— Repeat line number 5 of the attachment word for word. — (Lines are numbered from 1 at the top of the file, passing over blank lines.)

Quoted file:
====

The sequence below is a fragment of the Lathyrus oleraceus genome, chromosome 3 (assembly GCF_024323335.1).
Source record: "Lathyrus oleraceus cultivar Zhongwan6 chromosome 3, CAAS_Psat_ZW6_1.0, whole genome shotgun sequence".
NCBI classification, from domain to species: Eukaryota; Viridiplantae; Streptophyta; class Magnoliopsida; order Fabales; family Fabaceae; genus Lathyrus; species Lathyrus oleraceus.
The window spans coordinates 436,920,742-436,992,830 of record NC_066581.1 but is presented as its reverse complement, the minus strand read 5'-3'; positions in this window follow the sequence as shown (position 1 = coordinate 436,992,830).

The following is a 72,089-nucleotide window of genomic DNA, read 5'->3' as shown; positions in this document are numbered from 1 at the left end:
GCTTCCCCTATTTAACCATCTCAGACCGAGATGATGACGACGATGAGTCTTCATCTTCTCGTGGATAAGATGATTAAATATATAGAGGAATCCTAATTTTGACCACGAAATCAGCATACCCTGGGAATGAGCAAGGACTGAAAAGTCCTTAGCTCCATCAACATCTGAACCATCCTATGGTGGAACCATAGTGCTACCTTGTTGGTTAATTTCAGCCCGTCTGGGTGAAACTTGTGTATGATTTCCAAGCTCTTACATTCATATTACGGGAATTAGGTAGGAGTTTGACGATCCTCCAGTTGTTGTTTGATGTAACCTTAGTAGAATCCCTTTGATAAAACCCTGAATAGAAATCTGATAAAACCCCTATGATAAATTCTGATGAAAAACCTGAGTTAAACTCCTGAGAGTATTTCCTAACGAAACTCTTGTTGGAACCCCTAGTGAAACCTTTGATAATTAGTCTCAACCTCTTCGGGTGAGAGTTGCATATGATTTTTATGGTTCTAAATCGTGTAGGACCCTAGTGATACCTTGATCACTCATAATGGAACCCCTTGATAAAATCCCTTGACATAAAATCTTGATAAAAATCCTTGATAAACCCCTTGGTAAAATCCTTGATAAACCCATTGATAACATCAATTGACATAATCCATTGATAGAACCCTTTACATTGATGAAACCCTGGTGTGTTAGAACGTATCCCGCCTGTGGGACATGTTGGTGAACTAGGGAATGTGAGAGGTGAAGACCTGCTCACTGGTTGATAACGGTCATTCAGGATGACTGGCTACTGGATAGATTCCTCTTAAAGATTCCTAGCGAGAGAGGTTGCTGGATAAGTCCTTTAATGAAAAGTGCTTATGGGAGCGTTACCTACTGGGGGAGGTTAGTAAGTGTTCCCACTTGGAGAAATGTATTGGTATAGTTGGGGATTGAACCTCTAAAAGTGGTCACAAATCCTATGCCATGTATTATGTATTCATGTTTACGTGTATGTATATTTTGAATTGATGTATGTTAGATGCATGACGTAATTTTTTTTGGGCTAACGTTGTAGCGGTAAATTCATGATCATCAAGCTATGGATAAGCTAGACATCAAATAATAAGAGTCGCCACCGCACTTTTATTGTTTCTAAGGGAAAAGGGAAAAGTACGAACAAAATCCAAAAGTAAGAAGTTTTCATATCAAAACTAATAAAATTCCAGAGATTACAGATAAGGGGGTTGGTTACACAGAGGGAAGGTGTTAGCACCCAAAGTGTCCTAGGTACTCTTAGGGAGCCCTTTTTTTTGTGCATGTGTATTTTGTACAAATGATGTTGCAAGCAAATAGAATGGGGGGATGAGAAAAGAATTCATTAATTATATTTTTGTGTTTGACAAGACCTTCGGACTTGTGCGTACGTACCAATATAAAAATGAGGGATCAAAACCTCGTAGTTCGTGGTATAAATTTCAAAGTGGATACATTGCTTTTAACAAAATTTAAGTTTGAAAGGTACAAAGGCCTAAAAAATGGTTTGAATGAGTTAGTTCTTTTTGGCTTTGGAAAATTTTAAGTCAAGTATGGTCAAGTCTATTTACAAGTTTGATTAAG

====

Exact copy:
The following is a 72,089-nucleotide window of genomic DNA, read 5'->3' as shown; positions in this document are numbered from 1 at the left end: